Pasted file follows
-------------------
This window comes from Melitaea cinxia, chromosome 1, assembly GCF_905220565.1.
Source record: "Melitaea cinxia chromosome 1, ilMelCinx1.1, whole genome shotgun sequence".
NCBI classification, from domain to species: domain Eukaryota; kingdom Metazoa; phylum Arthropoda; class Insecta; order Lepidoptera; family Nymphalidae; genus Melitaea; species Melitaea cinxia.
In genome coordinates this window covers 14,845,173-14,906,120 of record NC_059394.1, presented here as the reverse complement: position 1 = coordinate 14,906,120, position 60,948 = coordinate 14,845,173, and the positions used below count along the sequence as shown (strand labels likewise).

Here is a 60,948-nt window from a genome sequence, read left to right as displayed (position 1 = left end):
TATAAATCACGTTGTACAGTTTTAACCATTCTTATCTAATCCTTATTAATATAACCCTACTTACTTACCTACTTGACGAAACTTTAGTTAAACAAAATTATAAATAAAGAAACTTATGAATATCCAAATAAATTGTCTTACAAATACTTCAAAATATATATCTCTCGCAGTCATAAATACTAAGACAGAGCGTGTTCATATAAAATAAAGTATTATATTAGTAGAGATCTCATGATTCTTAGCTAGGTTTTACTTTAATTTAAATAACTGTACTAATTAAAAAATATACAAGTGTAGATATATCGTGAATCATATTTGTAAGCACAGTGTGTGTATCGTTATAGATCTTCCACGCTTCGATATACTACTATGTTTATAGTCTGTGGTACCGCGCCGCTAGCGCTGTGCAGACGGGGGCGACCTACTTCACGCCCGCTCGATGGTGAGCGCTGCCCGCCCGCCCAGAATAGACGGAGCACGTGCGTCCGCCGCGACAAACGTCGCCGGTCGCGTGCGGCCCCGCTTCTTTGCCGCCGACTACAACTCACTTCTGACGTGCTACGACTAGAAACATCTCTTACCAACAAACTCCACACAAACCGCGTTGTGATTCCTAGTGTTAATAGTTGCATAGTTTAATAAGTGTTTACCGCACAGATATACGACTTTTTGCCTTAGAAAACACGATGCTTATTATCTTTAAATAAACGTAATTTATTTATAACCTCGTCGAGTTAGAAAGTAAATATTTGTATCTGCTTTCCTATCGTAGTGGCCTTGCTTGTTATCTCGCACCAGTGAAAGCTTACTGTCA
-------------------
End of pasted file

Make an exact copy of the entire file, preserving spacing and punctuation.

This window comes from Melitaea cinxia, chromosome 1, assembly GCF_905220565.1.
Source record: "Melitaea cinxia chromosome 1, ilMelCinx1.1, whole genome shotgun sequence".
NCBI classification, from domain to species: domain Eukaryota; kingdom Metazoa; phylum Arthropoda; class Insecta; order Lepidoptera; family Nymphalidae; genus Melitaea; species Melitaea cinxia.
In genome coordinates this window covers 14,845,173-14,906,120 of record NC_059394.1, presented here as the reverse complement: position 1 = coordinate 14,906,120, position 60,948 = coordinate 14,845,173, and the positions used below count along the sequence as shown (strand labels likewise).

Here is a 60,948-nt window from a genome sequence, read left to right as displayed (position 1 = left end):
TATAAATCACGTTGTACAGTTTTAACCATTCTTATCTAATCCTTATTAATATAACCCTACTTACTTACCTACTTGACGAAACTTTAGTTAAACAAAATTATAAATAAAGAAACTTATGAATATCCAAATAAATTGTCTTACAAATACTTCAAAATATATATCTCTCGCAGTCATAAATACTAAGACAGAGCGTGTTCATATAAAATAAAGTATTATATTAGTAGAGATCTCATGATTCTTAGCTAGGTTTTACTTTAATTTAAATAACTGTACTAATTAAAAAATATACAAGTGTAGATATATCGTGAATCATATTTGTAAGCACAGTGTGTGTATCGTTATAGATCTTCCACGCTTCGATATACTACTATGTTTATAGTCTGTGGTACCGCGCCGCTAGCGCTGTGCAGACGGGGGCGACCTACTTCACGCCCGCTCGATGGTGAGCGCTGCCCGCCCGCCCAGAATAGACGGAGCACGTGCGTCCGCCGCGACAAACGTCGCCGGTCGCGTGCGGCCCCGCTTCTTTGCCGCCGACTACAACTCACTTCTGACGTGCTACGACTAGAAACATCTCTTACCAACAAACTCCACACAAACCGCGTTGTGATTCCTAGTGTTAATAGTTGCATAGTTTAATAAGTGTTTACCGCACAGATATACGACTTTTTGCCTTAGAAAACACGATGCTTATTATCTTTAAATAAACGTAATTTATTTATAACCTCGTCGAGTTAGAAAGTAAATATTTGTATCTGCTTTCCTATCGTAGTGGCCTTGCTTGTTATCTCGCACCAGTGAAAGCTTACTGTCA